This week I’m discussing Self-Made Man: One Woman’s Journey into Manhood and Back Again by Norah Vincent, published in 2006 by Penguin. I purchased a copy of this for one of my graduate classes (Anthropology 750: Cross-Cultural Perspective on Masculinity) but we only read an excerpt. I recently reread the entire book and was surprised by how much my thoughts on book had evolved since those days in my first Anthro class.
Norah Vincent is a “conservative lesbian” journalist who for a year and a half, dressed as a man and to explore gender identity. Written in a very accessible and witty manner, Self Made Man is a fascinating, if problematic, read. While the anecdotes she shares of her experiences seductively draw you in to the story, the conclusions that Vincent draws based on her own observations and interactions are painted with far too broad of brushstrokes. Dangerously essentialist, she writes about masculinity as if it were a solid, eternal, and universal thing, rather than fluid and personal. She shoves aside the way it intersects with race, class, and other axises of identity. Bowling leagues, strip clubs, and first dates are interesting places to explore versions of masculinity, but it’s not as if these can hold the truth about what it means To Be a Man across time and space and within different cultures.
The merit in this book is it’s premise: masculinity is confining. But instead of dismantling gender stereotypes, it reinforces them. As someone who would never be able to pass as a man, I found it interesting to read about the experiences of someone who did, but it was not enlightening. I’d recommend this book with reservations. As long as you don’t go lucking for The Truth about Men, it’s an engrossing read.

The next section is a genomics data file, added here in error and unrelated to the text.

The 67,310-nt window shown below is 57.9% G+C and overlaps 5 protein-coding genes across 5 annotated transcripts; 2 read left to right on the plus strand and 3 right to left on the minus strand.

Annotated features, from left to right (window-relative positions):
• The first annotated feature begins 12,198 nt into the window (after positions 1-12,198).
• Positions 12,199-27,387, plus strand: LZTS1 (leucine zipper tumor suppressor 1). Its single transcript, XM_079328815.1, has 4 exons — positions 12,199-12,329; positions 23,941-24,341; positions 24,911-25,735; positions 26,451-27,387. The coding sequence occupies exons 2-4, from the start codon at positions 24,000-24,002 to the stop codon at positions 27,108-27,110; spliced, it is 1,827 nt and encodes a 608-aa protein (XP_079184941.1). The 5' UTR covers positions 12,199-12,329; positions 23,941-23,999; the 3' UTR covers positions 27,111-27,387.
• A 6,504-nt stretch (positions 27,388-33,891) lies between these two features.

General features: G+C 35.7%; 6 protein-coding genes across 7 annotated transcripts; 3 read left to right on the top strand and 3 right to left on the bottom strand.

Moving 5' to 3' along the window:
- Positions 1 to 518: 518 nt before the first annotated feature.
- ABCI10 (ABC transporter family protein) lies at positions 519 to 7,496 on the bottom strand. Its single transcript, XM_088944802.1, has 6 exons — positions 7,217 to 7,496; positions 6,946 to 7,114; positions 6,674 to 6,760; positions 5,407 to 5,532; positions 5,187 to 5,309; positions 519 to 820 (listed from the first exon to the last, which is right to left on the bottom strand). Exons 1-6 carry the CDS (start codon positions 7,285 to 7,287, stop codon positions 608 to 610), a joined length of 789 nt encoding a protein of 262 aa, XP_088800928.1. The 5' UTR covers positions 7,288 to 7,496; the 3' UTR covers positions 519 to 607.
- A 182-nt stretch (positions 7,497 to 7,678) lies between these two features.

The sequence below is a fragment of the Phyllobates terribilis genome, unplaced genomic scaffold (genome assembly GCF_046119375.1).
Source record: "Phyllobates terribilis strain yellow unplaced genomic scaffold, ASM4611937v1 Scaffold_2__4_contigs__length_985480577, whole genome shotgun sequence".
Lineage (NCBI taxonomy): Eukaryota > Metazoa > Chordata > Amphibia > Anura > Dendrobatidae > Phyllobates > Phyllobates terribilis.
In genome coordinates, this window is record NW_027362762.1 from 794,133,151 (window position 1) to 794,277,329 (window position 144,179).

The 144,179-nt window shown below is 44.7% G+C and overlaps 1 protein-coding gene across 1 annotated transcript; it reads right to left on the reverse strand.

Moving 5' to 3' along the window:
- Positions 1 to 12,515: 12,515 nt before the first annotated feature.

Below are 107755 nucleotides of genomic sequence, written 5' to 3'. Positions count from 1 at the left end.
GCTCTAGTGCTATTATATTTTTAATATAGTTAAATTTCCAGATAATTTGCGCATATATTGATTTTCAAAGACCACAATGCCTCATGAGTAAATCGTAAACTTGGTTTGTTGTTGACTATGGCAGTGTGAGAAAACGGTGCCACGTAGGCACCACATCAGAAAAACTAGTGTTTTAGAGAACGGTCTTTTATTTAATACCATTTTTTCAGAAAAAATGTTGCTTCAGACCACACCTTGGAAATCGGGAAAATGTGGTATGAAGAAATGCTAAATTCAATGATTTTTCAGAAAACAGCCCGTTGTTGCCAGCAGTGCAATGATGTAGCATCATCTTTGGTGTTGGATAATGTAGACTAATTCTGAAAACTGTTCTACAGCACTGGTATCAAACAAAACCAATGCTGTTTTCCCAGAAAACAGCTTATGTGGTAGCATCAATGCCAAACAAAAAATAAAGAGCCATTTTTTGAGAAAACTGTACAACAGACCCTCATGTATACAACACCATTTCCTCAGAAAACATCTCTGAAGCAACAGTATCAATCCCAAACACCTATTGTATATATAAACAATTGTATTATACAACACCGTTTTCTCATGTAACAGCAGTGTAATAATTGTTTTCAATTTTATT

There were a number of essays and posts that touched on some aspect of feminism that I read this week, but in particular, I think you should check out this piece in The New Yorker by Susan Faludi about the death of radical feminist Shulamith Firestone and the history of the second wave of feminism. This article is about so much more than the life of one woman. Faludi explores a movement torn apart from within and a how often madness lurks within great thinkers. It’s a moving, fascinating portrait of a woman who may not be well known to even dedicated, well-read feminists.